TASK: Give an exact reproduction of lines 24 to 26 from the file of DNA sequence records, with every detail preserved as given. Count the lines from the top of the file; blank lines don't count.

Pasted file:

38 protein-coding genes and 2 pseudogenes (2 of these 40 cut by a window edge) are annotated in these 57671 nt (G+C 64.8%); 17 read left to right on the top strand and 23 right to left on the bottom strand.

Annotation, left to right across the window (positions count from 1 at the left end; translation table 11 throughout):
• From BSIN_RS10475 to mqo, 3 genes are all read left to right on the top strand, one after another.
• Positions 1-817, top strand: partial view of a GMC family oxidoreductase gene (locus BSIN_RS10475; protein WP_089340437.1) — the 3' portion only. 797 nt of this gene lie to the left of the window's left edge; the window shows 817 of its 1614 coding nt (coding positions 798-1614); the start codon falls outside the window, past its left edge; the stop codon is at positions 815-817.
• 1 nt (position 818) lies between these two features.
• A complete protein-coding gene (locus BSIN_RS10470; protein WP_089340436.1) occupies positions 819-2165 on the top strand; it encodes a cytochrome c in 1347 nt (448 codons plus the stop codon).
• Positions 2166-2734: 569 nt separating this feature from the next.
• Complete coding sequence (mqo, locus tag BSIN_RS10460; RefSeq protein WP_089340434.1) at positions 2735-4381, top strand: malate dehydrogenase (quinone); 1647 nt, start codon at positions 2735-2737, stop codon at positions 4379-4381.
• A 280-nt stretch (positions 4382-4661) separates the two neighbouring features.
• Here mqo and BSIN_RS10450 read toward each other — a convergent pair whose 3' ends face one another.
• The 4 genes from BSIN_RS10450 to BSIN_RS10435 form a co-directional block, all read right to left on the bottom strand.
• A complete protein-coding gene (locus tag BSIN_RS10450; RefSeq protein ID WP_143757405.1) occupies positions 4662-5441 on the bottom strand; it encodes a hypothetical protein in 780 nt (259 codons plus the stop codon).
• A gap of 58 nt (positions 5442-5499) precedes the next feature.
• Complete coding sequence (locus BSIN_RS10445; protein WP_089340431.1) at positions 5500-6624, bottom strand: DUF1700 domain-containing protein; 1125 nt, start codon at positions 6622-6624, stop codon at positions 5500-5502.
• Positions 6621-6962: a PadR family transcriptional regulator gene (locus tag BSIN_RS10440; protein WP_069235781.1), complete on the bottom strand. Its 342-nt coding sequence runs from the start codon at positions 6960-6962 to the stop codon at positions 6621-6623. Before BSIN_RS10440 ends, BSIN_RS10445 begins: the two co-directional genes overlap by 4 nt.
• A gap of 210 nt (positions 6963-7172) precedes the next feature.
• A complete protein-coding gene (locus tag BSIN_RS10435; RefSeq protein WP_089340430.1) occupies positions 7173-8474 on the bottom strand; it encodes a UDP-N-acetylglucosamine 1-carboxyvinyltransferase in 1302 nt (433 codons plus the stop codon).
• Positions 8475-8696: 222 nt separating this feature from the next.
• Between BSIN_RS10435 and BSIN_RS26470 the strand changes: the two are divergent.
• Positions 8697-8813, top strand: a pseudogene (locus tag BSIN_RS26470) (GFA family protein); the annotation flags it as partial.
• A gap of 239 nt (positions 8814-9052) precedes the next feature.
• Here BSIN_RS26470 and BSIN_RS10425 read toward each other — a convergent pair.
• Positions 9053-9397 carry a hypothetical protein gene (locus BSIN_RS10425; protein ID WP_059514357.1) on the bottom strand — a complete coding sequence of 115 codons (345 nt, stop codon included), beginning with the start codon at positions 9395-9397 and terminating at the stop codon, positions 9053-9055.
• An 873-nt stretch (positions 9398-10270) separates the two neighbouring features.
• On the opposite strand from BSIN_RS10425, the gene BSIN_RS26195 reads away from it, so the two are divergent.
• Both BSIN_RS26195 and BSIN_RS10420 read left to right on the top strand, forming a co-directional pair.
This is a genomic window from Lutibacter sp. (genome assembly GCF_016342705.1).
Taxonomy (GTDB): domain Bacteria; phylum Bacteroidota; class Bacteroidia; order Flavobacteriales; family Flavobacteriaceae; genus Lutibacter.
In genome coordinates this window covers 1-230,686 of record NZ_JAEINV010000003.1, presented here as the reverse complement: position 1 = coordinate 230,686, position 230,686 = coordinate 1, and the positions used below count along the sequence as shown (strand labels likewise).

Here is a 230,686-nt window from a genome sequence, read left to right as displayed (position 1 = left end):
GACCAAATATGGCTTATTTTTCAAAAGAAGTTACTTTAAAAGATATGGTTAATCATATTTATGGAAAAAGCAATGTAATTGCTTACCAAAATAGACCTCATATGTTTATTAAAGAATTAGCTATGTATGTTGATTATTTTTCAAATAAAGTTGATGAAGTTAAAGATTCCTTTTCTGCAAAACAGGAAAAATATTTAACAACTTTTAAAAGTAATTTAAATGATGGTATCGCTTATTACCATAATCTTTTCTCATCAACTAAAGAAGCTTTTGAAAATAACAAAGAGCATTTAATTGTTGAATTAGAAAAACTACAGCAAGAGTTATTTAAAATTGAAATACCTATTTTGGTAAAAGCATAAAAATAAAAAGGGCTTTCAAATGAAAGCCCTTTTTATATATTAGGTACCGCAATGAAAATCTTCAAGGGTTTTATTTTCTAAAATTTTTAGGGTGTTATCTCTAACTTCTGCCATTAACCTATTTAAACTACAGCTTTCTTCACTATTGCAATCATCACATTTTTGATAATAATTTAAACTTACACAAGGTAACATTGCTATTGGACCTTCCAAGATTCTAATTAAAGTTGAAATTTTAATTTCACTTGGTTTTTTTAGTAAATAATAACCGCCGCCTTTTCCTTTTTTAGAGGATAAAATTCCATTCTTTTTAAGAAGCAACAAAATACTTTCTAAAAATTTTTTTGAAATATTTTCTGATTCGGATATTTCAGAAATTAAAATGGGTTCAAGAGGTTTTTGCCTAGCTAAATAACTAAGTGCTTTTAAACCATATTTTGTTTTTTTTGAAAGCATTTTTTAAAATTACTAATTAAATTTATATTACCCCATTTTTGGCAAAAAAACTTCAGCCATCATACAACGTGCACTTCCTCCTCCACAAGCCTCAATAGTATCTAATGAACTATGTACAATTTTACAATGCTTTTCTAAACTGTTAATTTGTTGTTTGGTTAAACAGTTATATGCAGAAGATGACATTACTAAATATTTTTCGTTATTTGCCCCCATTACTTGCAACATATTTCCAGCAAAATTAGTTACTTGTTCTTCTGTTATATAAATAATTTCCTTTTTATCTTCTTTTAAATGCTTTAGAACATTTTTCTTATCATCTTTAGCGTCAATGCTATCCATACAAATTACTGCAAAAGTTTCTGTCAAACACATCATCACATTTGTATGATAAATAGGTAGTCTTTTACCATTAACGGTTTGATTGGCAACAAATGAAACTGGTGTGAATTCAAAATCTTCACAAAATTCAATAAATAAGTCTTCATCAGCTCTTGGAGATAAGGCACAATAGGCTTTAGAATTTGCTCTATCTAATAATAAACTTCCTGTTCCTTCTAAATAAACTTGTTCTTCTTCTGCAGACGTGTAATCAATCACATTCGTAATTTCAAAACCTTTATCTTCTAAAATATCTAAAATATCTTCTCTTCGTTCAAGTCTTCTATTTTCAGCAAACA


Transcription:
• An 873-nt stretch (positions 9398-10270) separates the two neighbouring features.
• On the opposite strand from BSIN_RS10425, the gene BSIN_RS26195 reads away from it, so the two are divergent.
• Both BSIN_RS26195 and BSIN_RS10420 read left to right on the top strand, forming a co-directional pair.